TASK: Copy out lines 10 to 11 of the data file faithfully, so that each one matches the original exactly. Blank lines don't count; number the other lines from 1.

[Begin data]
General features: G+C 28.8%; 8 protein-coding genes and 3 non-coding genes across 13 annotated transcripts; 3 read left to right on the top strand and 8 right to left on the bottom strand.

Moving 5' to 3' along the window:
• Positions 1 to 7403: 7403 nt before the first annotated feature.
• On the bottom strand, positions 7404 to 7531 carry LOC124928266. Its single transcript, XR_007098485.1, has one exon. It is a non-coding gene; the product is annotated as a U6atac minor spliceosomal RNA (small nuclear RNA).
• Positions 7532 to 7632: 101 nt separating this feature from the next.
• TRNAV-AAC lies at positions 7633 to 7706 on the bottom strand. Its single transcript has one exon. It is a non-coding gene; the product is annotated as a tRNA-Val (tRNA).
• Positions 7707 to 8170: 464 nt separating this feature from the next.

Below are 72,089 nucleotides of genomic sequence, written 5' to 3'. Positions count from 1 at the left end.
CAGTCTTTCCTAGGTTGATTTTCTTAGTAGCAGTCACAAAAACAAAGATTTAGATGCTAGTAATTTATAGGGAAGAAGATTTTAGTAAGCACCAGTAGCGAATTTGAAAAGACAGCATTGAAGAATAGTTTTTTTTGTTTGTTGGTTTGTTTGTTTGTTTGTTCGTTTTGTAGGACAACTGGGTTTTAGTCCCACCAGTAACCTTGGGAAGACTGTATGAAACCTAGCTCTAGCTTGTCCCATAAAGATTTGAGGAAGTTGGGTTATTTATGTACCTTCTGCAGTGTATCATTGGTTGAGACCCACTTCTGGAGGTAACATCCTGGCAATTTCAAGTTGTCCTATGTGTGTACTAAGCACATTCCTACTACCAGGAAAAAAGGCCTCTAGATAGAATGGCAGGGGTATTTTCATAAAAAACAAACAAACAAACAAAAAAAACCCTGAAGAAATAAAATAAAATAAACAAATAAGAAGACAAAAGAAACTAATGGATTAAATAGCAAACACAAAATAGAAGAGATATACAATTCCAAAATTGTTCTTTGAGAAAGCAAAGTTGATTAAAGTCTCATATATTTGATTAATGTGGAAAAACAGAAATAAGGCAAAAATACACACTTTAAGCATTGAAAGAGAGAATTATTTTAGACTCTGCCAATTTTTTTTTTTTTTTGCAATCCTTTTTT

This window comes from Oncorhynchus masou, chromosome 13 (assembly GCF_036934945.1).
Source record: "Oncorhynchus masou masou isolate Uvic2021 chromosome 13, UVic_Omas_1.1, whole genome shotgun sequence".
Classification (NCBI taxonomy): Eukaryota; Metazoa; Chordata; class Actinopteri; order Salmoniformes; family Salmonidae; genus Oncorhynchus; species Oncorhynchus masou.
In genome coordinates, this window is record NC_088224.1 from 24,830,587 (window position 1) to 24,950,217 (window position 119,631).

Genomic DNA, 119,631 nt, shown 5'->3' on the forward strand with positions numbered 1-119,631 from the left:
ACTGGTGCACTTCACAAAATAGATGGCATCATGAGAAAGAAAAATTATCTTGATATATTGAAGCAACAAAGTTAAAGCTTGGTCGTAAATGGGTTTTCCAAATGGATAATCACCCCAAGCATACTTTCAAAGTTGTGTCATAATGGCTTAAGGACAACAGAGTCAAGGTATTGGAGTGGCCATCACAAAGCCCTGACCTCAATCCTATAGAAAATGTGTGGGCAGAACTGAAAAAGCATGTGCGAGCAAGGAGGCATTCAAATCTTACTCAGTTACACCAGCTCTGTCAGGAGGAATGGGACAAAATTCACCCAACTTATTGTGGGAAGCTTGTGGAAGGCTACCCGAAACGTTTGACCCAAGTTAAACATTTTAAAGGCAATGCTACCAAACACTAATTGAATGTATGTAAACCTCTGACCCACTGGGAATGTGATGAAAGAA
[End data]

This window comes from Oncorhynchus masou, chromosome 13 (assembly GCF_036934945.1).
Source record: "Oncorhynchus masou masou isolate Uvic2021 chromosome 13, UVic_Omas_1.1, whole genome shotgun sequence".